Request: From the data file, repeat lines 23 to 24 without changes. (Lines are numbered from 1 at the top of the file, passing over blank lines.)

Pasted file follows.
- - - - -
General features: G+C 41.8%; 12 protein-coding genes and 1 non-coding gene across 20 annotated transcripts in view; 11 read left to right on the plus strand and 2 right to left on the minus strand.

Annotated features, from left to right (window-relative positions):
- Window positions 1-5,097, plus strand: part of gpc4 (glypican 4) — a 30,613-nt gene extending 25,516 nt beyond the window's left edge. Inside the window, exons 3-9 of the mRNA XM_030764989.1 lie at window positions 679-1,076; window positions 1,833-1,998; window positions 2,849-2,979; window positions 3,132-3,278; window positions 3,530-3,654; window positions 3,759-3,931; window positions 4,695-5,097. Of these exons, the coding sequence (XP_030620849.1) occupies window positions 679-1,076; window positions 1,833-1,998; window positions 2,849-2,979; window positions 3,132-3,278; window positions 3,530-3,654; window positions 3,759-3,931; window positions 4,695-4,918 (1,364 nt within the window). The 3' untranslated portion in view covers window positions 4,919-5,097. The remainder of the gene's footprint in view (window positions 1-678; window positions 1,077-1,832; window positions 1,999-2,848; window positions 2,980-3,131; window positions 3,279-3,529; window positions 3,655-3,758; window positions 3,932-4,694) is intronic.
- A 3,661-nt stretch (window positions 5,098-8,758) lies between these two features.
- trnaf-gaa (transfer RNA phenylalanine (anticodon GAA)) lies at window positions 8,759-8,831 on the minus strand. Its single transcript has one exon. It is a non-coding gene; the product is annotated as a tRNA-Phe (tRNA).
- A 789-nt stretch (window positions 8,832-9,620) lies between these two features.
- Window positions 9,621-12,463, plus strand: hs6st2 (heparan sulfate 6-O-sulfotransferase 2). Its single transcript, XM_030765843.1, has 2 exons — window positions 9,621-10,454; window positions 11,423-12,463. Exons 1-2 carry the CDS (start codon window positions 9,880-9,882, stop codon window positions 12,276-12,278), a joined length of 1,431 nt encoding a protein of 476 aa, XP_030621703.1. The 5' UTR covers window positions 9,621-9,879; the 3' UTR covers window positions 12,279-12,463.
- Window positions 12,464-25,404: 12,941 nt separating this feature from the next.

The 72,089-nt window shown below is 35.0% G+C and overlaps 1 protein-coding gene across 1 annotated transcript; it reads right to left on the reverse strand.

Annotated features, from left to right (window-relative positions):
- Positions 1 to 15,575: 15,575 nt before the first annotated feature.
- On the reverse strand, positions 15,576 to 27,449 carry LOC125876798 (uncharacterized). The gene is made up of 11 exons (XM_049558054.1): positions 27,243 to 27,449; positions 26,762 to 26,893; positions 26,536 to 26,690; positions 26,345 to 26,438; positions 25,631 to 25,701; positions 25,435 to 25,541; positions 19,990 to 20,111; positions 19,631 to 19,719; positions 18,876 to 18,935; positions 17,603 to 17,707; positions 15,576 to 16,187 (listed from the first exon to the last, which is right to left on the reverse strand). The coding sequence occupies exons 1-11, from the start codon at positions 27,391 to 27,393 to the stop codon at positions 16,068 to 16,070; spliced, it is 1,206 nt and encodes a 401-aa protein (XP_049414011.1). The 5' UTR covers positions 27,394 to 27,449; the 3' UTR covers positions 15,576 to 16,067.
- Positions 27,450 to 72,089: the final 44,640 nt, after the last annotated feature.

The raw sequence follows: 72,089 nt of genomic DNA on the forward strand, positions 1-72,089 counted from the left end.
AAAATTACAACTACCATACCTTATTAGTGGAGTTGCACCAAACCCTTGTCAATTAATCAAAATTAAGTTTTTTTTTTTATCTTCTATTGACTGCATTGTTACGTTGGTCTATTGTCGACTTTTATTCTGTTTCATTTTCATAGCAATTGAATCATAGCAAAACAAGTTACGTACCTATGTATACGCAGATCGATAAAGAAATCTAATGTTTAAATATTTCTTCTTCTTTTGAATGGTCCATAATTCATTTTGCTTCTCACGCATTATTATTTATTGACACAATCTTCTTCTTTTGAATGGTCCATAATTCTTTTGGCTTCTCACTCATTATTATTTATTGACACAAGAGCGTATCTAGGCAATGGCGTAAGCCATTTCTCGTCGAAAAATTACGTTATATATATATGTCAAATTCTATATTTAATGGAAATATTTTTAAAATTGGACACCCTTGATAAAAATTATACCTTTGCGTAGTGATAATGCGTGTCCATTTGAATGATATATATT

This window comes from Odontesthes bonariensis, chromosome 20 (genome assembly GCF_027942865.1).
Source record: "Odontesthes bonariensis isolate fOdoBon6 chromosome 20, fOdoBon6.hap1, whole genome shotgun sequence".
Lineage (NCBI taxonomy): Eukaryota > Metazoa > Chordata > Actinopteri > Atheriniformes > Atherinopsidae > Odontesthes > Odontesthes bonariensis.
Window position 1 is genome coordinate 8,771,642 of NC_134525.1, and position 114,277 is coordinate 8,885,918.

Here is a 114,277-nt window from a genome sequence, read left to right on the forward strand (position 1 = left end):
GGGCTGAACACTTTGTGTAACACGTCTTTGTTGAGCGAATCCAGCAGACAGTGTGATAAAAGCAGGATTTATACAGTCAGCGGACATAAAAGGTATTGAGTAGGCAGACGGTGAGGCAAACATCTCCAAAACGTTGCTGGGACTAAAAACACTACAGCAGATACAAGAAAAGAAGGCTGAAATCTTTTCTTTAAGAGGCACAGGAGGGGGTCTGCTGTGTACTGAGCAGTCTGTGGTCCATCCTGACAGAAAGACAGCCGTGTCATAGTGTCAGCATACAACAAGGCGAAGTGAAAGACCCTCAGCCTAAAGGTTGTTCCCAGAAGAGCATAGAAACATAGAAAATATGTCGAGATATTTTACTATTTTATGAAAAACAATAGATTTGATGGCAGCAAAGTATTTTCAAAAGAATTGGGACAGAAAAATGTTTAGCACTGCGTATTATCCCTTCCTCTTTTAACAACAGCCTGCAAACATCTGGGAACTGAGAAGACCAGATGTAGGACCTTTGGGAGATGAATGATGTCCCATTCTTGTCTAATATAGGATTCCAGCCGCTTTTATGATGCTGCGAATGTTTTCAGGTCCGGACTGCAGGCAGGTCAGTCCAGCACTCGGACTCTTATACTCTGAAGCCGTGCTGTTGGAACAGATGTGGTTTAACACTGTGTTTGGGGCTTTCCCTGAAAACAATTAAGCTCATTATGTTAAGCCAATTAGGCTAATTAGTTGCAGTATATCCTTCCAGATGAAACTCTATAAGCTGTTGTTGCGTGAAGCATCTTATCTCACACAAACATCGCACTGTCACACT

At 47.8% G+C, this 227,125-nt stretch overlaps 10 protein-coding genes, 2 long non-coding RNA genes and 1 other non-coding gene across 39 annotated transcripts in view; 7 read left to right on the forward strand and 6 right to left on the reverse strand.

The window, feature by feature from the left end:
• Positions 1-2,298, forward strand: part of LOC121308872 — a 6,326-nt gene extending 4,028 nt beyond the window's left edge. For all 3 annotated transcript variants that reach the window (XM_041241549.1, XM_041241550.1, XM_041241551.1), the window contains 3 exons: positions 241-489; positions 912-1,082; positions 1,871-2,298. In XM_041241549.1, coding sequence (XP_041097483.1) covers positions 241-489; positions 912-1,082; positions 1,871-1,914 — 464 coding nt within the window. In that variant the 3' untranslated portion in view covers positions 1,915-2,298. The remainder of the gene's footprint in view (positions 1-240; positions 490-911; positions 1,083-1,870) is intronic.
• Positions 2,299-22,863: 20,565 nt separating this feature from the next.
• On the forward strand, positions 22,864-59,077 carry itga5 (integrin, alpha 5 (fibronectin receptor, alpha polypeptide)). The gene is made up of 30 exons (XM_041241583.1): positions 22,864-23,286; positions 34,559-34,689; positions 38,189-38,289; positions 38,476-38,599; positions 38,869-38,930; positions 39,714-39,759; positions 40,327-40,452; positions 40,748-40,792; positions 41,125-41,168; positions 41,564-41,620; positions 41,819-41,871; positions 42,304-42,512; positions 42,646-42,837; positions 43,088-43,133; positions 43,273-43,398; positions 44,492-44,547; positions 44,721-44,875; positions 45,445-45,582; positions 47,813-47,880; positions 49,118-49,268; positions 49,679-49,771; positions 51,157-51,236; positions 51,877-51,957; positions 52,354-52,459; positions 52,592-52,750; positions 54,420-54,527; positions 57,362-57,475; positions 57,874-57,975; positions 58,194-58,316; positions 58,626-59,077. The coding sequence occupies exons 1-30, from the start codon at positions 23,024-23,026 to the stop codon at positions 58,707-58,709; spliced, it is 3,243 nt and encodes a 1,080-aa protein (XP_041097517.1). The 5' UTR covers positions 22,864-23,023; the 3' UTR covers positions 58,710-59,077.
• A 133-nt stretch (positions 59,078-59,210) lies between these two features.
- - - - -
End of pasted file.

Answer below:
The window, feature by feature from the left end:
• Positions 1-2,298, forward strand: part of LOC121308872 — a 6,326-nt gene extending 4,028 nt beyond the window's left edge. For all 3 annotated transcript variants that reach the window (XM_041241549.1, XM_041241550.1, XM_041241551.1), the window contains 3 exons: positions 241-489; positions 912-1,082; positions 1,871-2,298. In XM_041241549.1, coding sequence (XP_041097483.1) covers positions 241-489; positions 912-1,082; positions 1,871-1,914 — 464 coding nt within the window. In that variant the 3' untranslated portion in view covers positions 1,915-2,298. The remainder of the gene's footprint in view (positions 1-240; positions 490-911; positions 1,083-1,870) is intronic.